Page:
8 mushroom brands are teaming up to make mushrooms the next big vegan meat

UK-based meatless brand Quorn is leading the creation of a new trade association to help make mushroom meat more accessible. The Fungi Protein Association (FPA) also includes several other founding member companies in the United States and Europe that are at the forefront of mushroom fermentation, including Nature’s Fynd, Enough, The Better Meat Co., The Protein Brewery , Prime Roots, Mycotechnology and Mycorena. .

The FPA aims to advocate mushroom protein to consumers and in public policy, conduct consumer research, and more.

“The possibilities of mushroom fermentation are endless, and it’s something Quorn has known about since the 1960s,” Judd Zusel, president, North America of Quorn Foods, told VegNews. “We are thrilled to team up with other industry leaders in the field through the Fungi Protein Association to raise awareness and appreciate the wonderful ways this sustainable resource can be harnessed to improve the health of people and our planet.”

What is Mushroom Protein?

In recent years, alternative proteins, including mushroom proteins, have taken center stage in cooking. While mushrooms have been used for centuries as a meat substitute, various methods of fermenting mushrooms are creating a new culture of protein- and fiber-rich meat substitutes. Many believe mushroom protein may provide a more sustainable source of protein than animal-based protein, which is a resource-intensive process with a high carbon footprint.

Quorn

For decades, Quorn was the only company to make alternative meat products using mushroom fermentation, also known as mycoprotein. And now, many companies creating meat and dairy substitutes using fungal fermentation are bringing products to market after making strides in development and scale. In fact, according to the Good Food Institute, in 2021, 43 companies worldwide were using biomass fermentation to create this protein.

Mycoprotein is a protein made from Fusarium venenatum or other naturally occurring fungal strains. To create it, makers ferment mushroom spores with other nutrients using a fermentation process called microbial fermentation, similar to the process used to create beer. The result is a pasty mixture with a meat-like texture, rich in protein and fiber.

A study published earlier this year in a scientific journal Nature found that replacing just 20% of beef with mushroom protein could reduce global deforestation by 50%. Producing meat this way is also much more environmentally friendly given the savings in resources such as land and water. This method also significantly reduces greenhouse gas emissions compared to animal agriculture.

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“The food system is responsible for a third of global greenhouse gas emissions, with ruminant meat production being the main source,” said the study’s lead author, Florian Humpenöder, in a statement. “Substituting ruminant meat with microbial protein in the future could significantly reduce the greenhouse gas footprint of the food system.”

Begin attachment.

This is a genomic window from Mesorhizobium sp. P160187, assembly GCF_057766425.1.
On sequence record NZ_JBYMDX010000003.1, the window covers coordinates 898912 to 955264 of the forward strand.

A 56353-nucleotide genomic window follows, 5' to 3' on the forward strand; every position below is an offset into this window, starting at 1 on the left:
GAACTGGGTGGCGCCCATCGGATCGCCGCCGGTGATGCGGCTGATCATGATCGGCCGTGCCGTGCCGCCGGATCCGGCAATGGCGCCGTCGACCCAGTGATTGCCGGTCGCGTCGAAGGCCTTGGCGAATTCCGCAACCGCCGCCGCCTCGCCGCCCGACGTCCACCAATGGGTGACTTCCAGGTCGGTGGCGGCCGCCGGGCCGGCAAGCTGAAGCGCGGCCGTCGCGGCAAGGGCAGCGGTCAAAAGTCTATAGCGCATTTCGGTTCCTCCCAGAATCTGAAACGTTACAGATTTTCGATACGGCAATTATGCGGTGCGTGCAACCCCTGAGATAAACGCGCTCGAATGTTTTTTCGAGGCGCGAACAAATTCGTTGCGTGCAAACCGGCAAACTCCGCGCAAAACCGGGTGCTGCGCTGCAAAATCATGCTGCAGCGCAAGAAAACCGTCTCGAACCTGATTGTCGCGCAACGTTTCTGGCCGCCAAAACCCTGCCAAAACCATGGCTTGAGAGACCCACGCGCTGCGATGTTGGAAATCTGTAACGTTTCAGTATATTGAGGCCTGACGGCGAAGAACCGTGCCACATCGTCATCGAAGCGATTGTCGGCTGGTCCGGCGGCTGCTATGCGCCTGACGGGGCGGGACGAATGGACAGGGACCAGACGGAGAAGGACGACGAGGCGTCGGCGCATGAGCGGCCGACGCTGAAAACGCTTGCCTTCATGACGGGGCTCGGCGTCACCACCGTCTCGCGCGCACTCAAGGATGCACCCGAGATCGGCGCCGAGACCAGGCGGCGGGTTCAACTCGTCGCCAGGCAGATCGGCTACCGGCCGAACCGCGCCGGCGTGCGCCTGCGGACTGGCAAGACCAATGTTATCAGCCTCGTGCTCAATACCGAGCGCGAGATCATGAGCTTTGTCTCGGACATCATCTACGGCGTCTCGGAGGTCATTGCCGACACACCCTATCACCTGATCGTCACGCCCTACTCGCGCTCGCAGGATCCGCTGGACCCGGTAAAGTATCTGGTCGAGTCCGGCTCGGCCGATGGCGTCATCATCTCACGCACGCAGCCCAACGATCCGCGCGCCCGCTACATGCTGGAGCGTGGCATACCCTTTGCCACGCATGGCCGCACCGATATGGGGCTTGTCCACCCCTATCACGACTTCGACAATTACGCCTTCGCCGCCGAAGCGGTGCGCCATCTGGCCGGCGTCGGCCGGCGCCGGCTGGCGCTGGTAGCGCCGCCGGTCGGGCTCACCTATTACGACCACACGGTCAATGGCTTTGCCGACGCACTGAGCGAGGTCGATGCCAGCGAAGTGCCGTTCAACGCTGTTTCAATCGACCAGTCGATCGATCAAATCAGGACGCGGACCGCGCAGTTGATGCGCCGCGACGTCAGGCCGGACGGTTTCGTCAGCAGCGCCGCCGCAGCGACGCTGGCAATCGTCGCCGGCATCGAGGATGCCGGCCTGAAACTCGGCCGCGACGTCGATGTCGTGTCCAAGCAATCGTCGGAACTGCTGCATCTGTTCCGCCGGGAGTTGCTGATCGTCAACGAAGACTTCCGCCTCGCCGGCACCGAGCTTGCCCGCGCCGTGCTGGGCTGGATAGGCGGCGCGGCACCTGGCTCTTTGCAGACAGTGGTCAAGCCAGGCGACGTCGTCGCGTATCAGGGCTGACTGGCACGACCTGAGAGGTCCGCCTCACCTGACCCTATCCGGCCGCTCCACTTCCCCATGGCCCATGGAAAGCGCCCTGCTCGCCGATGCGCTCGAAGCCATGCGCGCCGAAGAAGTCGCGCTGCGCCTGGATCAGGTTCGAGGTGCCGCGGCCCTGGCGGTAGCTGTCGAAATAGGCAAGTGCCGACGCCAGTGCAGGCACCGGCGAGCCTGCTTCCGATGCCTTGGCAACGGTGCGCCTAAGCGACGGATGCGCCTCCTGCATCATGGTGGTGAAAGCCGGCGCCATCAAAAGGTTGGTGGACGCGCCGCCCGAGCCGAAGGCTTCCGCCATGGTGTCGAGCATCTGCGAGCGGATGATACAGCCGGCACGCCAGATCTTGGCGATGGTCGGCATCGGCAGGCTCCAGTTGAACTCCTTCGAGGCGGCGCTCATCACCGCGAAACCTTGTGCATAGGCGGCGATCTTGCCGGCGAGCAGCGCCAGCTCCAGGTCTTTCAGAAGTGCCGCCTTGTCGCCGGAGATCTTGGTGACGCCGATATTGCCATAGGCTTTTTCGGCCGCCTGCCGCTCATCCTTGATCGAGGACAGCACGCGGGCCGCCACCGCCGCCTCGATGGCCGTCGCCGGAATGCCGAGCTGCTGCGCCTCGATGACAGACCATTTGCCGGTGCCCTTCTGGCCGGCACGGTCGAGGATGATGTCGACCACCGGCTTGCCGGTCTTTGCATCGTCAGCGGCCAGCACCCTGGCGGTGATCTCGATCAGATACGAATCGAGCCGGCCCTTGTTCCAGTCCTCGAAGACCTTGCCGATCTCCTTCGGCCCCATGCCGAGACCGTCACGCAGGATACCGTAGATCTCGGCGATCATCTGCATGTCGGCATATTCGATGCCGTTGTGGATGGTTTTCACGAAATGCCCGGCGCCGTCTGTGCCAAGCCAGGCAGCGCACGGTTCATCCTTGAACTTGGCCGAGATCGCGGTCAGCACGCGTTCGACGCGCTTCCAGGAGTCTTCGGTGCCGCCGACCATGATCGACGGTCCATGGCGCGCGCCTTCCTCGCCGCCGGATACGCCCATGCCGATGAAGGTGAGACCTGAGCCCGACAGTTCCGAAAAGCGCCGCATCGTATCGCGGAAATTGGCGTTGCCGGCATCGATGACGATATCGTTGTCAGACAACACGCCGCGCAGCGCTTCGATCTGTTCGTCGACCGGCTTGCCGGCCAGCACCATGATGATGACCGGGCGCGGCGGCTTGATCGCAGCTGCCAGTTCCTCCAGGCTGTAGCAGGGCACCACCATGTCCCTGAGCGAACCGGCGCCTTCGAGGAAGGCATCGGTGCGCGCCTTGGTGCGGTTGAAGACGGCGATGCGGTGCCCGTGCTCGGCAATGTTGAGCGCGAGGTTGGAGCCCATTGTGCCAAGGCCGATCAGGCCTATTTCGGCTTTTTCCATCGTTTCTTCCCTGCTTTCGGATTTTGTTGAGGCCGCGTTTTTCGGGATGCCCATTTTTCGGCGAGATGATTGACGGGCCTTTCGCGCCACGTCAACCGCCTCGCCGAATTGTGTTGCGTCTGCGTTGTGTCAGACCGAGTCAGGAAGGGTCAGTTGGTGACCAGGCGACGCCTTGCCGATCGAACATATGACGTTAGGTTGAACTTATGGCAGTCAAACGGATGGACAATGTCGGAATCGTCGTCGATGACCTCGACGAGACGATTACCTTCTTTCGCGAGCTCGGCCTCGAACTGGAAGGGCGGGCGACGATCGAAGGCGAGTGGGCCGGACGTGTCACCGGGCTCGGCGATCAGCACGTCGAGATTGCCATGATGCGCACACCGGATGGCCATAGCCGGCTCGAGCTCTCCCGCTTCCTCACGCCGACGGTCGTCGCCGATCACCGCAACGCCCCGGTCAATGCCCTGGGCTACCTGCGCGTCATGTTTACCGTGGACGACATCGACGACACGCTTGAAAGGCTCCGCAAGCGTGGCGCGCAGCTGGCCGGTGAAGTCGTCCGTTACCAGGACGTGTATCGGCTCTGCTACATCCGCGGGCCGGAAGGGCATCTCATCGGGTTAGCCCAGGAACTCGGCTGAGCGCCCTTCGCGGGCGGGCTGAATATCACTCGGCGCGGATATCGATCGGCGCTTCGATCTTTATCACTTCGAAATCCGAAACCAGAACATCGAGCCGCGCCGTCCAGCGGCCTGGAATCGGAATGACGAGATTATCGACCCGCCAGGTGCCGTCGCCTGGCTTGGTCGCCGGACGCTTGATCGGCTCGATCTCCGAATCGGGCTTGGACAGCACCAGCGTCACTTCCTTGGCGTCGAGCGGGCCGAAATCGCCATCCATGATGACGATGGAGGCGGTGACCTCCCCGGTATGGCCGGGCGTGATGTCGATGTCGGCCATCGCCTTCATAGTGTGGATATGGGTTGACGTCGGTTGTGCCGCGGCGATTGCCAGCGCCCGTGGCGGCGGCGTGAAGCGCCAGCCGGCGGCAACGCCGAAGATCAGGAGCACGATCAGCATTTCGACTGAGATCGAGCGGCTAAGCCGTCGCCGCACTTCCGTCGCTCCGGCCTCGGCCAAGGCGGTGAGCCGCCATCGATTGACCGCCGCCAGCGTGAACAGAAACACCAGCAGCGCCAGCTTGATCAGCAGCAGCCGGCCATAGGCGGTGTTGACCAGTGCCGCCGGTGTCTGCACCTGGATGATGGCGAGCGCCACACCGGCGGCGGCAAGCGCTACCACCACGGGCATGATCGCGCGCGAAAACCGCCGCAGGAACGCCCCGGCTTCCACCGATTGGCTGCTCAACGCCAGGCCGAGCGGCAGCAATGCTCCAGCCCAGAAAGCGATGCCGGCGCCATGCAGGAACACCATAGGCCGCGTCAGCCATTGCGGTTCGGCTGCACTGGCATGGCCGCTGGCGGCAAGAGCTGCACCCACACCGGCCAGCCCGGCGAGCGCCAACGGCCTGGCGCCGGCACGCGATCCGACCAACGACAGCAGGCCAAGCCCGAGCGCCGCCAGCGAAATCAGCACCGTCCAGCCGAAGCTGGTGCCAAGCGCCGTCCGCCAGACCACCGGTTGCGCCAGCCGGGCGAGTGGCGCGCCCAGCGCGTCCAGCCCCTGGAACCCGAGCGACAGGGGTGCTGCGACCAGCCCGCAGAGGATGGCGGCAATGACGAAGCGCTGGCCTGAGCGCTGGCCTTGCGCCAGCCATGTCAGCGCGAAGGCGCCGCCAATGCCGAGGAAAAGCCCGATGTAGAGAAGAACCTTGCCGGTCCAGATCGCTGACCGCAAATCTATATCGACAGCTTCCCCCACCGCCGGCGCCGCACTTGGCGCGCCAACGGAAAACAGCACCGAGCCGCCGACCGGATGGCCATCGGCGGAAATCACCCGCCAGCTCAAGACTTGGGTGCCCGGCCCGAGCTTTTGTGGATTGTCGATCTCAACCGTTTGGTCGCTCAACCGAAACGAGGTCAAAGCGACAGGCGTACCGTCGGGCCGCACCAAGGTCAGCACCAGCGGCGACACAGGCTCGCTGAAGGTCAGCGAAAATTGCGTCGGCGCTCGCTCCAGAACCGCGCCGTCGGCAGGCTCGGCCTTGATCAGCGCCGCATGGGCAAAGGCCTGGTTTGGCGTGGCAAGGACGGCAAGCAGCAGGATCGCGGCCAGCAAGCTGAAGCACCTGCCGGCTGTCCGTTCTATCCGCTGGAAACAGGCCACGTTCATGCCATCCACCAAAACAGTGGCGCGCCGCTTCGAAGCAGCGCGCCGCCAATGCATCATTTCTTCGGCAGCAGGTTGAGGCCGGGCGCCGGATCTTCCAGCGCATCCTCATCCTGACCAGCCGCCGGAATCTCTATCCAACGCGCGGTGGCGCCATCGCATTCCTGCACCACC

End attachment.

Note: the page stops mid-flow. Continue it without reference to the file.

Mushroom protein is not a vegetable protein

Until now, mushroom proteins have been classified with vegetable proteins, but they are different. The FPA will aim to help growing mushroom startups by letting consumers know that their products are different from those made from plants, and it will advocate for policies and regulations that specifically serve this sector.

New market research forecasts that the global mycoprotein market is expected to reach nearly $1 billion by 2032. This is driven by growing demand for higher quality, more sustainable and ethical protein alternatives and mass adoption of veganism.

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Nature discovery

Leaders in the field of mushrooms are already innovating new meat products. Nature’s Fynd, which derives its Fy protein from fermenting a fungus found in a volcanic spring in Yellowstone National Park, has so far raised hundreds of millions of dollars to commercially produce Fy, promoting it as the future of sustainable food.

Nature’s Fynd’s Fy protein is found in its recently launched vegan products, including meatless breakfast patties and dairy-free cream cheese, which are available at select grocery stores across the United States, including select stores Whole Foods Market.

Another startup is MyForest Foods, which is rolling out its MyBacon mycelium to retail stores and putting the finishing touches on a 120,000 square foot mycelium production facility that can produce up to three million pounds of MyBacon per year.

“Displacing animal agriculture completely is one of the most important things I can work on and it turned out to line up with where we were on the development of this mycelium,” previously MyForest Foods founder Eben Bayer told VegNews.

There’s also Meati, which makes whole steaks and chicken from mycelium. It recently closed a $150 million Series C funding and is now rolling out to Sprouts Farmers Market stores across the country.

Starting today, Meati’s Mushroom-Based Vegan Chicken will be on the menu at sweetgreens’ Culver City Food Lab site, marking the first time the fast-casual chain has offered a vegan protein.

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